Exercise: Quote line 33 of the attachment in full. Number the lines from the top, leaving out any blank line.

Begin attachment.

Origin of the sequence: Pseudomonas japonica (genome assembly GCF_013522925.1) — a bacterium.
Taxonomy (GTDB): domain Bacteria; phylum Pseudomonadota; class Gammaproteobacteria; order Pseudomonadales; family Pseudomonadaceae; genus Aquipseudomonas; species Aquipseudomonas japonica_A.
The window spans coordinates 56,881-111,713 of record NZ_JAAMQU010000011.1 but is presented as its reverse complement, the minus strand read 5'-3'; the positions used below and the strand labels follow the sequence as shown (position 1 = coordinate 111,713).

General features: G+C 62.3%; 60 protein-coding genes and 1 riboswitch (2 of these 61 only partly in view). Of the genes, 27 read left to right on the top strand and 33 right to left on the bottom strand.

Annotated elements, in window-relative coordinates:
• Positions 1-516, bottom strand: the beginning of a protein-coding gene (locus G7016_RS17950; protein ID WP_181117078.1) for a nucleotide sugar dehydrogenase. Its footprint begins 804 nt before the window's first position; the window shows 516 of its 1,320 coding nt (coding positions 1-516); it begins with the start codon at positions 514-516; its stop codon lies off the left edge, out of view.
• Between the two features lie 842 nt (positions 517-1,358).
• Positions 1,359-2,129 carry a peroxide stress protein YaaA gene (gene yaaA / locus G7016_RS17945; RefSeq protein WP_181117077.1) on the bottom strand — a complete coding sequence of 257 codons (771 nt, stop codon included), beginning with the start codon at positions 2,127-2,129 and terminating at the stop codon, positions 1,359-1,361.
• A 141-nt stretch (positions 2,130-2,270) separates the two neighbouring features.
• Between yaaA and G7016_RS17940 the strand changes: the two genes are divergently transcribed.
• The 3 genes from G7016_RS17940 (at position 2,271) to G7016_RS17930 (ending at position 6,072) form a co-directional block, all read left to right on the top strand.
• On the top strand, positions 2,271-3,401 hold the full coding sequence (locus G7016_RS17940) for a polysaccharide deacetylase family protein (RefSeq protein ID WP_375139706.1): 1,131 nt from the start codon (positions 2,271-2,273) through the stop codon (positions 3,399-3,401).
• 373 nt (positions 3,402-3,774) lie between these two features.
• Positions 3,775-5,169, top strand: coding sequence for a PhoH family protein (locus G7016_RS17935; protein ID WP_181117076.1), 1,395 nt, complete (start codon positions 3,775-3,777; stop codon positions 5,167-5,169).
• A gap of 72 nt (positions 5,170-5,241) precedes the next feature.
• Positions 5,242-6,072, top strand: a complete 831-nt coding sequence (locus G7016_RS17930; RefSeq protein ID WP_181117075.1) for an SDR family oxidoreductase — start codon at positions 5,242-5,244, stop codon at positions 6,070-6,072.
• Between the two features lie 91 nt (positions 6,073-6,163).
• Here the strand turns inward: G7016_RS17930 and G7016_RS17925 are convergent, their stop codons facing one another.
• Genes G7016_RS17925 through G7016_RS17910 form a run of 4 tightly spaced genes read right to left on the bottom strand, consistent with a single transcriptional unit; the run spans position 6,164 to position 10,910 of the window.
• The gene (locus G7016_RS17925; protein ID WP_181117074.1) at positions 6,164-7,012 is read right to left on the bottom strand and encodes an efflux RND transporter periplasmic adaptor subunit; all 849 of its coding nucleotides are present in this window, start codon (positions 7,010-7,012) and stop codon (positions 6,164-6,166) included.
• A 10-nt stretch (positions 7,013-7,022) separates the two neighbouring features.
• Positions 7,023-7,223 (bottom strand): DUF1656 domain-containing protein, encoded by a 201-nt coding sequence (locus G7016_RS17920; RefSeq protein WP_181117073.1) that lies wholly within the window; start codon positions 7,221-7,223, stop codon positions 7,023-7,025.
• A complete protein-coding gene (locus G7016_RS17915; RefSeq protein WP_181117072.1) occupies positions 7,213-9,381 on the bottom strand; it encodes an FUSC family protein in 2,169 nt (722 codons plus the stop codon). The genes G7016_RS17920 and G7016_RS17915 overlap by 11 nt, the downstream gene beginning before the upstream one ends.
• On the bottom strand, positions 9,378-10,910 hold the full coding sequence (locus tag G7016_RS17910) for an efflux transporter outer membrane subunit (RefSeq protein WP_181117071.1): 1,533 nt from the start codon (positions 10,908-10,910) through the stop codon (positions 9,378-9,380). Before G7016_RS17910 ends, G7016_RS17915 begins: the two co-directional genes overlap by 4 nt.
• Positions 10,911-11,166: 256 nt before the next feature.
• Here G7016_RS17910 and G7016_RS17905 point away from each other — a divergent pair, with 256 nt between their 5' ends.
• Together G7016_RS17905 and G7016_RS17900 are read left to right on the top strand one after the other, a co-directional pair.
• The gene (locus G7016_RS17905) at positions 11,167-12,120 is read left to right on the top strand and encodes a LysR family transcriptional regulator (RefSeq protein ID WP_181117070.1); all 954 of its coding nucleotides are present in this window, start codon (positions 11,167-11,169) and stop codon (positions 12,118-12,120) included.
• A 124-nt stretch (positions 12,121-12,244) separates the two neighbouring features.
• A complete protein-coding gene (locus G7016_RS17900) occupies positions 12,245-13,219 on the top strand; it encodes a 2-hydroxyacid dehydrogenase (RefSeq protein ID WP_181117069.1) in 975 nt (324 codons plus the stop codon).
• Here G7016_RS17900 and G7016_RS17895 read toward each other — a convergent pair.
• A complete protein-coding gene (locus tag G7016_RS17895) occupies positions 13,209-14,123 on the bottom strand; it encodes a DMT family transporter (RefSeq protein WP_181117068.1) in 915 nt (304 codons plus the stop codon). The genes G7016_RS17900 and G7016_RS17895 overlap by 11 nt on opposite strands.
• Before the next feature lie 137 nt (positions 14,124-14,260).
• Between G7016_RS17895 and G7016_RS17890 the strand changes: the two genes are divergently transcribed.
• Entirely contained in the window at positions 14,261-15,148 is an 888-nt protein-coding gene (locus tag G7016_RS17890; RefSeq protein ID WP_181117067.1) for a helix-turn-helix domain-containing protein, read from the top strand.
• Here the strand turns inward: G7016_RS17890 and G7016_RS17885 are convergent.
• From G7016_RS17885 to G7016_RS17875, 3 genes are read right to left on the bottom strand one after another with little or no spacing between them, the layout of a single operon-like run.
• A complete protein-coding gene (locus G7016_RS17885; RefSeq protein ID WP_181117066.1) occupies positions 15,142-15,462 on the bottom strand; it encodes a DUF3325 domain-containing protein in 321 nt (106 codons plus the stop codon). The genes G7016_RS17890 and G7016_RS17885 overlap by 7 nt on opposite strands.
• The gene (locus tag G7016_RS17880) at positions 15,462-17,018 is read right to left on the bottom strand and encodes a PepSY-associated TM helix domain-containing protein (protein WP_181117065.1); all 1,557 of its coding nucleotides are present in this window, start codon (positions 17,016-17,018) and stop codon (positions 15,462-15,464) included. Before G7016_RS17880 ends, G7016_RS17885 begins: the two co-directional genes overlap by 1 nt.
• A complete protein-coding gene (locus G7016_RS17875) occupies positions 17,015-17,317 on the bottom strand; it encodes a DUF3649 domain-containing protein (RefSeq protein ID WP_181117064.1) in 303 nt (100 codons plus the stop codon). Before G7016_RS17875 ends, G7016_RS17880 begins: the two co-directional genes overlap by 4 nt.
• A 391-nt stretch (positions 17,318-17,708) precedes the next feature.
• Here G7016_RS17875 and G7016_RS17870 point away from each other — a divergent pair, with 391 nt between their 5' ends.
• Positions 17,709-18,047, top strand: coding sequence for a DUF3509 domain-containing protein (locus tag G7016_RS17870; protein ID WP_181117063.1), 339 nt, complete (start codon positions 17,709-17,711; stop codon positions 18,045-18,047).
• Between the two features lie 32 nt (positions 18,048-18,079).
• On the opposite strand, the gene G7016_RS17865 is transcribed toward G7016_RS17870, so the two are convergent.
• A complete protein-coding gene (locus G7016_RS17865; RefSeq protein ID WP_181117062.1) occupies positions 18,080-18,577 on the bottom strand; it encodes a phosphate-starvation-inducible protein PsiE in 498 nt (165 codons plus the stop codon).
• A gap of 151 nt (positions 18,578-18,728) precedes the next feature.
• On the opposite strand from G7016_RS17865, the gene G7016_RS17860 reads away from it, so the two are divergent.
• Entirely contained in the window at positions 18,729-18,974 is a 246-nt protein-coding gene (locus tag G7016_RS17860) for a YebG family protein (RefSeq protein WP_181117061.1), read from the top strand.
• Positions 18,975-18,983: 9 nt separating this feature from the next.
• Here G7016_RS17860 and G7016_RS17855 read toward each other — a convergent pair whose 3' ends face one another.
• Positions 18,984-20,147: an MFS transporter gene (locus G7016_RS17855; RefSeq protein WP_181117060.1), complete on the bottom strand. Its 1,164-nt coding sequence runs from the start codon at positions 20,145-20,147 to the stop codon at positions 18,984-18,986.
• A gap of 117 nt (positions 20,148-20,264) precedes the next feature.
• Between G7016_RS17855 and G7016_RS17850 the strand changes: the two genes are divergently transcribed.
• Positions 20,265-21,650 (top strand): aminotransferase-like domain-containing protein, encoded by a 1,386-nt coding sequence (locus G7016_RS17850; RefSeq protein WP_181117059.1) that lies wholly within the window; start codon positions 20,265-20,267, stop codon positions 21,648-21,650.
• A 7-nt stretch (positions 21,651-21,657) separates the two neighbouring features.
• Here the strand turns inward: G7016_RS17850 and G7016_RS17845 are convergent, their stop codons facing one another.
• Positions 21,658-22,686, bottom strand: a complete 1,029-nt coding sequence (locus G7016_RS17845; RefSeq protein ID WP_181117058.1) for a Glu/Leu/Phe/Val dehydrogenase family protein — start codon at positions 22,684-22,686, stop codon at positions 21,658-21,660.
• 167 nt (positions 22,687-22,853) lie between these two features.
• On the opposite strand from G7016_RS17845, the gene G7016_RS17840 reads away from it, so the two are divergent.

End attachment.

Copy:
• Before the next feature lie 137 nt (positions 14,124-14,260).